The Daily Herald had a story about another woman found dead outside a nursing home. Nursing homes have a duty to properly staff and supervise the residents especially when they know a resident is demented or confused and attempts to wander off the premises.
The article mentions that authorities are investigating the death of an 89-year-old Itasca nursing home resident, found in her nightgown and bare feet outside in subfreezing temperatures. Sarah Wentworth died last week at the Arbor of Itasca.
Police said they received a 911 call and rushed to the private facility at 5:43 a.m. By that time, the resident was unresponsive but covered in blankets, lying on a gurney inside the facility. Nursing home staff reported they tried to revive Wentworth after finding her in an outdoor courtyard. She was pronounced dead shortly later. She had dementia, but the nursing home never documented a history of wandering off.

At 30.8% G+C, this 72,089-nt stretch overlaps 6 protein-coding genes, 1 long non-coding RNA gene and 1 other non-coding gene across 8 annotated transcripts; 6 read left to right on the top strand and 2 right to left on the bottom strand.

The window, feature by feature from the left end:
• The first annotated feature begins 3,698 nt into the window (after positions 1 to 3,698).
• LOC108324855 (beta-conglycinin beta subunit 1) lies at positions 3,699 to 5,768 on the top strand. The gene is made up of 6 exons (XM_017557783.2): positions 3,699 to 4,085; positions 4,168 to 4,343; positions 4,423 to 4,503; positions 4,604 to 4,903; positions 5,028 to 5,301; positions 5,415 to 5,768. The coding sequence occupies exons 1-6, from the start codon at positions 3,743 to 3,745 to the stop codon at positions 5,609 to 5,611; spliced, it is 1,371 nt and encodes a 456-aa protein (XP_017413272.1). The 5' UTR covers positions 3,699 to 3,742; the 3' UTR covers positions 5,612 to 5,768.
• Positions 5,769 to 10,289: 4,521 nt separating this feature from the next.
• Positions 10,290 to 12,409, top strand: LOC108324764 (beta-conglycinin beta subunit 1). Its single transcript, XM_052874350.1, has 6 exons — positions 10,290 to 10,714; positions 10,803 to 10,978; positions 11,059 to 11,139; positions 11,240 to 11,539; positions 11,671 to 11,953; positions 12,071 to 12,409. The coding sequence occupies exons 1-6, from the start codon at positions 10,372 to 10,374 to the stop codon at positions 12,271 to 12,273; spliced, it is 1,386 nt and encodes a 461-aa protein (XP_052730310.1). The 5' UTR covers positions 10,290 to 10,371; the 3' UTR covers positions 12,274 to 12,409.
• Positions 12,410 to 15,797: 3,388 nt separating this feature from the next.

The circumstances that led to her tragic preventable death have sparked at least three investigations. Itasca Police Chief Scott Heher said police uncovered conflicting information after interviewing the nine Arbor employees who were on duty. He said police were told Wentworth was sleeping in her bed during a 3 a.m. well-being check, but that she disappeared by 5 a.m. when staff looked in on her again. An employee reported hearing an alarm door sound, but Heher said it was not investigated beyond a cursory hallway check.
Police question whether the 3 a.m. check ever occurred. Furthermore, Wentworth was not dressed in the same clothing when police arrived as she was earlier that morning. Her clothing could not be found.
"I think she wandered out there alone," Chief Heher said. "It’s an absolute tragedy. There are a number of mechanisms in place at the Arbor to ensure these things don’t happen. Obviously, there was a systems breakdown that night. We’re investigating to see if criminal charges apply."
Reports on more than a dozen other unrelated Arbor complaints are listed on the state’s Web site. The facility has a one-star rating, much below average, based on prior complaints, staffing levels and the results of its three most recent inspections, according to the Federal Centers for Medicare & Medicaid Services.